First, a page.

Glencairn Methodist Church
The beginning of Lent
"Brethren, there hath been, from ancient times, a godly custom in the Church, that, at the beginning of Lent, Christian people should be admonished, in an especial manner, of the great indignation of God against sin, and be moved thereby to earnest and true repentance, lest any be hardened by the deceitfulness of sin."
I'll bet it is quite a while since you heard this read in church on Ash Wednesday! It is the opening sentence of "A Penitential Service" from the old Prayer Book1 and when I was newly ordained (1985) and working in St James and St Silas, Belfast, we read this service every year that I was there.
Ash Wednesday is very early this year, on the 6th February in fact, and while many people will come to church on that day, it is unlikely that the same words will be used. Nevertheless it is good for us to be reminded "of the great indignation of God against sin", because sin is that which keeps us separated from God, and it is that which causes much pain and unhappiness to God's people.
But remember, St John tells us that "if we confess our sins, God who is faithful and just and will forgive us our sins and cleanse us from all unrighteousness" (1 John 1: 8,9). So all of who "do truly and earnestly repent you of your sins, and are in love and charity with your neighbours, and intend to lead a new life, following the commandments of God, and walking from henceforth in his holy ways"2 know that their sins are forgiven and don't need to go on beating themselves up with guilt. It is our prayer that the Holy Spirit will help us to follow God's commandments and walk in his ways.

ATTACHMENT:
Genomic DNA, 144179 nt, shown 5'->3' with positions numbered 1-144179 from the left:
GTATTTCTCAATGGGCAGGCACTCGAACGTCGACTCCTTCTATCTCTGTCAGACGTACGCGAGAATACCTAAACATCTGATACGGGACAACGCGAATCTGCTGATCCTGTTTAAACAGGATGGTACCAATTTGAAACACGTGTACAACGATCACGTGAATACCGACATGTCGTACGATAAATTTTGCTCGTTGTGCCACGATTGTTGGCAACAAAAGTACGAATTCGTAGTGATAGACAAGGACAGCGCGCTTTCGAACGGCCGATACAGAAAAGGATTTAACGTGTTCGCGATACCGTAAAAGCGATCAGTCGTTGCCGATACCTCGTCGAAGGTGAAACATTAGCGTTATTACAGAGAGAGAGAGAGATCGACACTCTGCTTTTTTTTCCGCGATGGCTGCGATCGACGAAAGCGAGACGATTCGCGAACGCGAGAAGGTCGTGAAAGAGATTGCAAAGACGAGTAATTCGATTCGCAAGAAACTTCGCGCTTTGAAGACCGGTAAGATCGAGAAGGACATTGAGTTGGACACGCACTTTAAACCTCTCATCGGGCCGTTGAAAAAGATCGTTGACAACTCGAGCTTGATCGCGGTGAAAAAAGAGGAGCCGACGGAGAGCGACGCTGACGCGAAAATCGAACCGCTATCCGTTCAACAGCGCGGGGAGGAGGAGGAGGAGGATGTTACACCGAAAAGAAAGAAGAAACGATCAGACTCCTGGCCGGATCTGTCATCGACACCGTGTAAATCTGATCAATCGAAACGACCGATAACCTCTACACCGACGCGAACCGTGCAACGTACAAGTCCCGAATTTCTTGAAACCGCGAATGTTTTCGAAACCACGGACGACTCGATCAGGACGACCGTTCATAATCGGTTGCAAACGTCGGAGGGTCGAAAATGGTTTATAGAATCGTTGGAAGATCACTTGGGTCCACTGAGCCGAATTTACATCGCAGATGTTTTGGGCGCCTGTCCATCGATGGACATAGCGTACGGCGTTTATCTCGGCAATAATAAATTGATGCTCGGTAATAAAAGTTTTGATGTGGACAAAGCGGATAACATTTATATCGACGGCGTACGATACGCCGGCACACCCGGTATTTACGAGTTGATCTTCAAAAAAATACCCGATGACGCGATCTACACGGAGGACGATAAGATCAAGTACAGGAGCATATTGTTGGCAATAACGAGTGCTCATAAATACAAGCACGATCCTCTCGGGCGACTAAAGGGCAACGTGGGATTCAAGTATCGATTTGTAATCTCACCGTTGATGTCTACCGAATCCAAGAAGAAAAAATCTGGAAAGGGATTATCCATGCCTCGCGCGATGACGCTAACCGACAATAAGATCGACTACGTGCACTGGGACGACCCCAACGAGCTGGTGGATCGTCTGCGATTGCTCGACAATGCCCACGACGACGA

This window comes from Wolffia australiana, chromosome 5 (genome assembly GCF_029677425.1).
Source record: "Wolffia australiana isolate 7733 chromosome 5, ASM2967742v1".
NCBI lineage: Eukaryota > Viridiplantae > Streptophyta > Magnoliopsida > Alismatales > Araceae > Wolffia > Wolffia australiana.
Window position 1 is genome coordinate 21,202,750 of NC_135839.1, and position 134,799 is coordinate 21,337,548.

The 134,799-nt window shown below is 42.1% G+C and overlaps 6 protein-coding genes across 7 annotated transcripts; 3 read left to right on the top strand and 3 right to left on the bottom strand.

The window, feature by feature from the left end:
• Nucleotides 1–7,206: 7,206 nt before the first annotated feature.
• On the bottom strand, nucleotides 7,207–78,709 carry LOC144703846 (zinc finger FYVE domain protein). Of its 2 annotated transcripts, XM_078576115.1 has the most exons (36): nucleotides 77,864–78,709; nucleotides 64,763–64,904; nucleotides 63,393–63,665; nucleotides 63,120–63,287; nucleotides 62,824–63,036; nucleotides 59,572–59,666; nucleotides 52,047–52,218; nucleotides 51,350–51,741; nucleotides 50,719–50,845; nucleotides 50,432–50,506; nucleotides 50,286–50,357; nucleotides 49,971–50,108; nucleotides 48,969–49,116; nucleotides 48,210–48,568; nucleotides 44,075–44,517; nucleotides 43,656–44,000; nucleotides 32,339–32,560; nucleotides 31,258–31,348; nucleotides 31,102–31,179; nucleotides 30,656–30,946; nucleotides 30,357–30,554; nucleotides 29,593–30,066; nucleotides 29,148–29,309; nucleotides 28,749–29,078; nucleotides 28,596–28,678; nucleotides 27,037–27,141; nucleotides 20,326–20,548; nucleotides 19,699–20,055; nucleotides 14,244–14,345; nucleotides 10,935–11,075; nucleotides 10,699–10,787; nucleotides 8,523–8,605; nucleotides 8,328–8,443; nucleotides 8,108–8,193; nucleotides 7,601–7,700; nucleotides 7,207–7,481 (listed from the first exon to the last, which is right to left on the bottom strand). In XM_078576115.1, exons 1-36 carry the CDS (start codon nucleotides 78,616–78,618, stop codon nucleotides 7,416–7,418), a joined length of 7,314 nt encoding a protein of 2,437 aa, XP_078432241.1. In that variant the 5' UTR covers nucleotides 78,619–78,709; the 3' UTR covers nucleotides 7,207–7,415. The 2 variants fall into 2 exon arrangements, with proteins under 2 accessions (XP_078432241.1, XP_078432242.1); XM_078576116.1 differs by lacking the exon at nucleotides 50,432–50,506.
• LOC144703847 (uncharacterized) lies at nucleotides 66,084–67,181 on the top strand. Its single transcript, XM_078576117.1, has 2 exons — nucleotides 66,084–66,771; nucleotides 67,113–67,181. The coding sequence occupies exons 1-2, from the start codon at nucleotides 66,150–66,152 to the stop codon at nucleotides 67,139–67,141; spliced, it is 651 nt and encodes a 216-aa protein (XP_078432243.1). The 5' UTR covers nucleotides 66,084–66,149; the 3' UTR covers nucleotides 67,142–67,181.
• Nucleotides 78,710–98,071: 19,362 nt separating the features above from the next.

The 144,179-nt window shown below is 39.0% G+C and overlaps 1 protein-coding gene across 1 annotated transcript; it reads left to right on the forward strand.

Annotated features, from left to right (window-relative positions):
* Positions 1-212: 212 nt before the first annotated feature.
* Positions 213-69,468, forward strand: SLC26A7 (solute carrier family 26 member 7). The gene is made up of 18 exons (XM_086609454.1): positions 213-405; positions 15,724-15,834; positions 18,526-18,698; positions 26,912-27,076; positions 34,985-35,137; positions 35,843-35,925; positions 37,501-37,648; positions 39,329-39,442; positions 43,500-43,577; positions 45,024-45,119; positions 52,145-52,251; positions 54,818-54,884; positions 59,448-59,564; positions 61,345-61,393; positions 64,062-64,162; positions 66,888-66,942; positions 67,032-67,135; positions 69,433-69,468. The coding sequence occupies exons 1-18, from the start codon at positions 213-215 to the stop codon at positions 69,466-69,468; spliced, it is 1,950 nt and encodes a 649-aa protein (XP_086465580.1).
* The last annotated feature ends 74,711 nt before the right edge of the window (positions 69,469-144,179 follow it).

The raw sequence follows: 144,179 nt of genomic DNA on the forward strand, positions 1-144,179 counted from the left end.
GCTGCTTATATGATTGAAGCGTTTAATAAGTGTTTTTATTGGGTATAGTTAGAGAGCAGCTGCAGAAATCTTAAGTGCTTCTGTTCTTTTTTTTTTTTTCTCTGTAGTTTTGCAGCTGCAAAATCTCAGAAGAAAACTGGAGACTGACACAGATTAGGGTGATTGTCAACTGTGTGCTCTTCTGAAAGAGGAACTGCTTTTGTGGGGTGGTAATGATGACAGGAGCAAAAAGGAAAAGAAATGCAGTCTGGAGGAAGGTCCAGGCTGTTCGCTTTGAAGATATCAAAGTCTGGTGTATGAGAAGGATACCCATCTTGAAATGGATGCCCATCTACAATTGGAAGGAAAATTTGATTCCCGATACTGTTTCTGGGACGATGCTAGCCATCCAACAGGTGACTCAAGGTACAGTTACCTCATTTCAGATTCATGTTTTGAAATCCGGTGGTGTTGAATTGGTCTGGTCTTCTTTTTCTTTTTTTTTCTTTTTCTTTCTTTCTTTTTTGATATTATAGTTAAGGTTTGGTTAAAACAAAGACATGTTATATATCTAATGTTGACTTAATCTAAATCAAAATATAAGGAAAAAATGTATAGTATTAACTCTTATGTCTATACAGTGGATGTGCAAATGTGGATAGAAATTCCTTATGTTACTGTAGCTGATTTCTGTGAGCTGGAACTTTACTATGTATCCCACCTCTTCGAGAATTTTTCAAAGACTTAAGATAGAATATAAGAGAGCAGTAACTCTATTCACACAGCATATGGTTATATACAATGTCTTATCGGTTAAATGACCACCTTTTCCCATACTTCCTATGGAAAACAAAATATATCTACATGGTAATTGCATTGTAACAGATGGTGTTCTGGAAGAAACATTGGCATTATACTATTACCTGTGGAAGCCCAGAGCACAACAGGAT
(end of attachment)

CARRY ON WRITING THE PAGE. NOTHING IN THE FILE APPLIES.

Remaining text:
People sometimes fast during the forty days of Lent, perhaps exercising self discipline to go without a meal some days, or to give up some dietary treats like chocolate. They do this to remind themselves of the forty days Jesus spent fasting in the wilderness at the start of his ministry. This helps focus their thoughts on God, and on the sacrifice of Jesus on the cross which won for us our redemption.
People sometimes also do something extra during Lent like reading a Lenten study book. It is good for all of us to read more about Christianity, and books at all levels are available in Christian book shops (like The Good Book Shop) or on the Internet. In this way we exercise our minds, and obey that part of the Great Commandment which instructs us to "love God will all your mind" (Mark 12: 30).
Lent is not a burden for Christians. It is a period when we try to "take some time out" to be with God, to listen to him, to learn more about him, to love him, so that we may serve him better.
1 Book of Common Prayer (1926) A Penitential Service (p 236 of 1960 edition)
2 Book of Common Prayer (2004) p 185.
1 February 2008
NOTE - Previous "Monthly Messages" are archived at http://glencairn.connor.anglican.org/previousmessages.htm